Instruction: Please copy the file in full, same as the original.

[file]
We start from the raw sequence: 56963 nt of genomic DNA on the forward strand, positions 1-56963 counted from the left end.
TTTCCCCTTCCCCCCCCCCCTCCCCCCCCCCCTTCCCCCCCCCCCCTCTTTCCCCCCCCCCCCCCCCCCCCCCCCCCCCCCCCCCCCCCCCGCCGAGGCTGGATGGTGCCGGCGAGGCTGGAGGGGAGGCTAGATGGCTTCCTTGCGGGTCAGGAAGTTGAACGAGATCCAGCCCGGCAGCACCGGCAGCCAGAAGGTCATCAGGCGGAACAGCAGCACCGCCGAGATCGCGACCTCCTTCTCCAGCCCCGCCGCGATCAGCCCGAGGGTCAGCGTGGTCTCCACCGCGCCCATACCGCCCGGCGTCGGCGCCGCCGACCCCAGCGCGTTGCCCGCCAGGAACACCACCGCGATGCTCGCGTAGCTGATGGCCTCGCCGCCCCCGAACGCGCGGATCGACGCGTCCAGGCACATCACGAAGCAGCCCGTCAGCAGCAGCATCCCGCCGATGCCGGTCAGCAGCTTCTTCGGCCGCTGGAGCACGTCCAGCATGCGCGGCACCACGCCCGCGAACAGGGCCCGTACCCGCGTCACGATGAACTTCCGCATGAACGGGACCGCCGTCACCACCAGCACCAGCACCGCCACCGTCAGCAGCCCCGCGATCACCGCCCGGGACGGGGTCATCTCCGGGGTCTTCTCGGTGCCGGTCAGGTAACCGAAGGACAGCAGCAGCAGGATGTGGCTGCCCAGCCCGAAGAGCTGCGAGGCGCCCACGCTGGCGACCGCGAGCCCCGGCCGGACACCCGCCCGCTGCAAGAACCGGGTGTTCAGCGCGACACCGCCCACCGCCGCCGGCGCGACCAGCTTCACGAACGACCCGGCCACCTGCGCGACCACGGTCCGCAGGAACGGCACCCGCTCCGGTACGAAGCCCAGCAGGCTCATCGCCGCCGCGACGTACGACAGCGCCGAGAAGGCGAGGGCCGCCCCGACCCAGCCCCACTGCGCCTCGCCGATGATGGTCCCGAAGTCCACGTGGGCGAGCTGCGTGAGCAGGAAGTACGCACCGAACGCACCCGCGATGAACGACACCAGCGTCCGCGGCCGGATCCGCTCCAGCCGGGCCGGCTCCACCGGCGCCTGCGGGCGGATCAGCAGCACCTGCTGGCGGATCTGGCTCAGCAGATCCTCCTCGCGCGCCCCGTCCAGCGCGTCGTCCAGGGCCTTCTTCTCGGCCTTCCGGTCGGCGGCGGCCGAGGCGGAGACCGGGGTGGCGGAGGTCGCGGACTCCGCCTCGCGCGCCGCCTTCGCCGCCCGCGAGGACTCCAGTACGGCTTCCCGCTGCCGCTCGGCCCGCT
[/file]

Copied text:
We start from the raw sequence: 56963 nt of genomic DNA on the forward strand, positions 1-56963 counted from the left end.
TTTCCCCTTCCCCCCCCCCCTCCCCCCCCCCCTTCCCCCCCCCCCCTCTTTCCCCCCCCCCCCCCCCCCCCCCCCCCCCCCCCCCCCCCCCGCCGAGGCTGGATGGTGCCGGCGAGGCTGGAGGGGAGGCTAGATGGCTTCCTTGCGGGTCAGGAAGTTGAACGAGATCCAGCCCGGCAGCACCGGCAGCCAGAAGGTCATCAGGCGGAACAGCAGCACCGCCGAGATCGCGACCTCCTTCTCCAGCCCCGCCGCGATCAGCCCGAGGGTCAGCGTGGTCTCCACCGCGCCCATACCGCCCGGCGTCGGCGCCGCCGACCCCAGCGCGTTGCCCGCCAGGAACACCACCGCGATGCTCGCGTAGCTGATGGCCTCGCCGCCCCCGAACGCGCGGATCGACGCGTCCAGGCACATCACGAAGCAGCCCGTCAGCAGCAGCATCCCGCCGATGCCGGTCAGCAGCTTCTTCGGCCGCTGGAGCACGTCCAGCATGCGCGGCACCACGCCCGCGAACAGGGCCCGTACCCGCGTCACGATGAACTTCCGCATGAACGGGACCGCCGTCACCACCAGCACCAGCACCGCCACCGTCAGCAGCCCCGCGATCACCGCCCGGGACGGGGTCATCTCCGGGGTCTTCTCGGTGCCGGTCAGGTAACCGAAGGACAGCAGCAGCAGGATGTGGCTGCCCAGCCCGAAGAGCTGCGAGGCGCCCACGCTGGCGACCGCGAGCCCCGGCCGGACACCCGCCCGCTGCAAGAACCGGGTGTTCAGCGCGACACCGCCCACCGCCGCCGGCGCGACCAGCTTCACGAACGACCCGGCCACCTGCGCGACCACGGTCCGCAGGAACGGCACCCGCTCCGGTACGAAGCCCAGCAGGCTCATCGCCGCCGCGACGTACGACAGCGCCGAGAAGGCGAGGGCCGCCCCGACCCAGCCCCACTGCGCCTCGCCGATGATGGTCCCGAAGTCCACGTGGGCGAGCTGCGTGAGCAGGAAGTACGCACCGAACGCACCCGCGATGAACGACACCAGCGTCCGCGGCCGGATCCGCTCCAGCCGGGCCGGCTCCACCGGCGCCTGCGGGCGGATCAGCAGCACCTGCTGGCGGATCTGGCTCAGCAGATCCTCCTCGCGCGCCCCGTCCAGCGCGTCGTCCAGGGCCTTCTTCTCGGCCTTCCGGTCGGCGGCGGCCGAGGCGGAGACCGGGGTGGCGGAGGTCGCGGACTCCGCCTCGCGCGCCGCCTTCGCCGCCCGCGAGGACTCCAGTACGGCTTCCCGCTGCCGCTCGGCCCGCT